Example：10.1021/acsami.1c06204 or Chem. Rev., 2007, 107, 2411-2502
How well does Predictive Soil Mapping represent soil geography? An investigation from the USA Soil (IF5.841), Pub Date : 2021-09-13, DOI: 10.5194/soil-2021-80 David G. Rossiter, Laura Poggio, Dylan Beaudette, Zamir Libohova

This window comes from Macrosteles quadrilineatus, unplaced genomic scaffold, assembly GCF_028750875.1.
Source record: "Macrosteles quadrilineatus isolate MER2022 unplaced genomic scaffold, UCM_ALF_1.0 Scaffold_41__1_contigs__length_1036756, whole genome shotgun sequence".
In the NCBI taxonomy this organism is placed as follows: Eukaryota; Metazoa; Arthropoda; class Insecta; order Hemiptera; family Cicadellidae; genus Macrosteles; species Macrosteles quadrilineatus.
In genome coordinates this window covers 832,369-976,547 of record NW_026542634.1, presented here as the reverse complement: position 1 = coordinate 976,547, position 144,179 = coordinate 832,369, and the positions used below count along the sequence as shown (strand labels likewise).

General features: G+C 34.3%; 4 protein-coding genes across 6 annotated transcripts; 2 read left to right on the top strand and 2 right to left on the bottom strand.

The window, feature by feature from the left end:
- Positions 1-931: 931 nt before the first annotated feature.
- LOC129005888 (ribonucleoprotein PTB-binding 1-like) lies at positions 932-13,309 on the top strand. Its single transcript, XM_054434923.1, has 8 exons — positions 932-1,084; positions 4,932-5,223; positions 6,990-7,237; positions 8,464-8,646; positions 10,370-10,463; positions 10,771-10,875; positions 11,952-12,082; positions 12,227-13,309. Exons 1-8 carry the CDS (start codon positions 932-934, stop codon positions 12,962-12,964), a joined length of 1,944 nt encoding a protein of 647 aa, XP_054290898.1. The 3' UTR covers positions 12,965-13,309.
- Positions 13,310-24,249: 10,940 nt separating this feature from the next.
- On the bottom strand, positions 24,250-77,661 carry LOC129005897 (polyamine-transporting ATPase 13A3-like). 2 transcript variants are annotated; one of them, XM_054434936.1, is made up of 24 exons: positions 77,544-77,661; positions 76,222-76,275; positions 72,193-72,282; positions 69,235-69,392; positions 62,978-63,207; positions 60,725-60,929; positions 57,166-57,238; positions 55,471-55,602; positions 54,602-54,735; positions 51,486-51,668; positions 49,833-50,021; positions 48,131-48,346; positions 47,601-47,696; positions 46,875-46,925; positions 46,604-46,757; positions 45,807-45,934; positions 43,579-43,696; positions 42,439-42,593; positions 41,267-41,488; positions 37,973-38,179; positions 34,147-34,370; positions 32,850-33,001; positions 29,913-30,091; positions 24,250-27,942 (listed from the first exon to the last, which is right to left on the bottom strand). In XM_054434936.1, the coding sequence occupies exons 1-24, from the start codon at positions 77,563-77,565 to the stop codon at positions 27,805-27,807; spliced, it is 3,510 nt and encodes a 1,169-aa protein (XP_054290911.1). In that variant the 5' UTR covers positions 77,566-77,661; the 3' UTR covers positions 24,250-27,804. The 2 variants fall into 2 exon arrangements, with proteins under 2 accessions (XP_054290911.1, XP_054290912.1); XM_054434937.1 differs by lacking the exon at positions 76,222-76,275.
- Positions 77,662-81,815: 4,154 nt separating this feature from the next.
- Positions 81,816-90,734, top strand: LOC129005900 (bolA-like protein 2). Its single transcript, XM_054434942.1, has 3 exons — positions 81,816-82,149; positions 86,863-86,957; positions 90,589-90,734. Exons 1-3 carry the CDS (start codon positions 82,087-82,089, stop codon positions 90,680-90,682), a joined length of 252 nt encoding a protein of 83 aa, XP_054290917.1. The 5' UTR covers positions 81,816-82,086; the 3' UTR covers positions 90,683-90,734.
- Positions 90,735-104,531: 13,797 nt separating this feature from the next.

Abstract. We present methods to evaluate the spatial patterns of the geographic distribution of soil properties in the USA, as shown in gridded maps produced by Predictive Soil Mapping (PSM) at global (SoilGrids v2), national (Soil Properties and Class 100 m Grids of the USA), and regional (POLARIS soil properties) scales, and compare them to spatial patterns known from detailed field surveys (gSSURGO). The methods are illustrated with an example: topsoil pH for an area in central New York State. A companion report examines other areas, soil properties, and depth slices. A set of R Markdown scripts is referenced so that readers can apply the analysis for areas of their interest. For the test case we discover and discuss substan- tial discrepancies between PSM products, as well as large differences between the PSM products and legacy field surveys. These differences are in whole-map statistics, visually-identifiable landscape features, level of detail, range and strength of spatial autocorrelation, landscape metrics (Shannon diversity and evenness, shape, aggregation, mean fractal dimension, co-occurence vectors), and spatial patterns of property maps classified by histogram equalization. Histograms and variogram analysis revealed the smoothing effect of machine-learning models. Property class maps made by histogram equalization were substantially different, but there was no consistent trend in their landscape metrics. The model using only national points and covariates was not better than the global model, and in some cases introduced artefacts from a lithology covariate. Uncertainty (5–95% confidence intervals) provided by SoilGrids and POLARIS were unrealistically wide compared to gSSURGO low and high estimated values and show substantially different spatial patterns. We discuss the potential use of the PSM products as a (partial) replacement for field-based soil surveys.